“I need a drink, too,” said Callie. Her sweat was evaporating as soon as it hit the air and the skin on her face felt like thin paper stretched across her cheekbones. “And look at Cloud.” She pointed to the sweat darkened patches on his hide. “It is like a desert out here.”
“It IS a desert out here,” Jeff pointed out. “High desert, but still.”
In the late afternoon, when we come down, it’ll probably be cooler since the sun will be behind the ridge,” said Luis.
“That’ll be a relief,” said Jose. “I’d hate to die of thirst out here.” He paused, listening to the dry rattle of grasshoppers hidden in the rocks, and then added, “I’d hate to die at all, wouldn’t you, Callie?”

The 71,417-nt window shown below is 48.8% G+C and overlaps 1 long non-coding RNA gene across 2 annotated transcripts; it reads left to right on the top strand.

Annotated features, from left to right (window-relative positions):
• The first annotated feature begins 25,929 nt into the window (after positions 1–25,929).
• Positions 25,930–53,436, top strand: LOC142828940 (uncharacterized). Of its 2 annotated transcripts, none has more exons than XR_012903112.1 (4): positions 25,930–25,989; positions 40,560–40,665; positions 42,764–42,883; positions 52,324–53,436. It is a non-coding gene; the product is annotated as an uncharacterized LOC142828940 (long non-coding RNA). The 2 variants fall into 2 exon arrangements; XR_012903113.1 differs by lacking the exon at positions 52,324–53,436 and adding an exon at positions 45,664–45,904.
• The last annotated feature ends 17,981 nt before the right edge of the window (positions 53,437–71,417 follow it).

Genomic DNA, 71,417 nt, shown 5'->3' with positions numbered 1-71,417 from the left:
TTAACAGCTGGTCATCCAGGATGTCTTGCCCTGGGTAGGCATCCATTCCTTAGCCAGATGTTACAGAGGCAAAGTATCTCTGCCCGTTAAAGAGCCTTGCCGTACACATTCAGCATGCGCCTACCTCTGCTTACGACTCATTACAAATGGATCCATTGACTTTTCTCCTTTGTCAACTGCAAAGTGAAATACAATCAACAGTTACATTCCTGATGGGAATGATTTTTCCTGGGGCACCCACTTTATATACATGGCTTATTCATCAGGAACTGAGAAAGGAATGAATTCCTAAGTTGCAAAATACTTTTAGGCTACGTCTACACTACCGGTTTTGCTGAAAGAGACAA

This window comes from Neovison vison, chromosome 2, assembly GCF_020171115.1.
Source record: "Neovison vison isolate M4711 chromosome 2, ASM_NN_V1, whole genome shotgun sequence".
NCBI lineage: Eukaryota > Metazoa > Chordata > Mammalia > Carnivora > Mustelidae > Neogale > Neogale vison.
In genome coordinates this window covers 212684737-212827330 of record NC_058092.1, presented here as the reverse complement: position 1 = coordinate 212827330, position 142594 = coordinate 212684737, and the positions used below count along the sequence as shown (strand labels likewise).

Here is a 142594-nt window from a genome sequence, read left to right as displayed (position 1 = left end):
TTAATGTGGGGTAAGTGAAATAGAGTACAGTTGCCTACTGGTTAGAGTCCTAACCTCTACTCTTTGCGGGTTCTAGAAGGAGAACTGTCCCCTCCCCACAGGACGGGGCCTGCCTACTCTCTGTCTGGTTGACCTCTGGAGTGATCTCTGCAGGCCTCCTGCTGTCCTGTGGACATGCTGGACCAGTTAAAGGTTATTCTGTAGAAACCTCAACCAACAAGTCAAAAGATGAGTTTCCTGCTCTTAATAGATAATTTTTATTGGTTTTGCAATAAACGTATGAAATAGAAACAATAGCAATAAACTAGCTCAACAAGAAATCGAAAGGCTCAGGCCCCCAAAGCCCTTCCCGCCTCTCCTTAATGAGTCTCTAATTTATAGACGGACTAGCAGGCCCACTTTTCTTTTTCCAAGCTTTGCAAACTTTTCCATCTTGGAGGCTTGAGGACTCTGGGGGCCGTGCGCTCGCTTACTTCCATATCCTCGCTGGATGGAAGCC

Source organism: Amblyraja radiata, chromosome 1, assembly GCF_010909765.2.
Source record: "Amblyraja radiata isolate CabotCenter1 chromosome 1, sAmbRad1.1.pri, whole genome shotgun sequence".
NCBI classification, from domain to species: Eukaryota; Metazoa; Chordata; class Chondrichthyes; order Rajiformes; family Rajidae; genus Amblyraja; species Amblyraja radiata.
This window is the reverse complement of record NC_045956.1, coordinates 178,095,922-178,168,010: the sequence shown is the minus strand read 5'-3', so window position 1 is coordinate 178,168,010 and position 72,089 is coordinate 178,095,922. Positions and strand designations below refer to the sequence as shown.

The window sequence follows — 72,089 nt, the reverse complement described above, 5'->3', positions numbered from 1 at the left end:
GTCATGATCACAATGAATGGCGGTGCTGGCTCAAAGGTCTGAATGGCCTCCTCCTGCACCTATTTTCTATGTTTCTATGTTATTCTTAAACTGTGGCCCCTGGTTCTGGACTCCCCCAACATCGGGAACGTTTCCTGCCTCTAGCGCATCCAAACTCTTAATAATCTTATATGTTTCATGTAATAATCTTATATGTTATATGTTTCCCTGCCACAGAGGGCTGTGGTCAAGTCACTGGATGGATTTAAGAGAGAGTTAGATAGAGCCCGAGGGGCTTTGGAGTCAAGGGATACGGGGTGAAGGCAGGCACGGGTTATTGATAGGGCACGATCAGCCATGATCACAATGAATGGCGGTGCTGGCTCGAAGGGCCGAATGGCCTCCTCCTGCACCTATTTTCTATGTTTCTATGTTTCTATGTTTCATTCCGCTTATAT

Callie swallowed hard and nodded. An image of her mother floated into her mind like a mirage. She was sitting on the hard vinyl covered hospital chair that made a hollow scrape on the green linoleum floor whenever she shifted her weight. She leaned forward in that chair, her hand in the palm of her mother’s white and vein lined one, asking, “Why? Why do you have to die?”
Her mother’s eyes had seemed to sink somewhere back into the hollows of her face, and her thin lips had crooked up at the comers, as if trying to smile in a reassuring way. The pale hand tightened on Callie’s, and her mother said, “Everyone has to die sometime, Cal, and my time is now.” She squeezed Callie’s hand harder and the two sat in silence, Callie looking at the dark shadows in the folds of the tan blanket.
Your mother died, didn’t she?” asked Jose.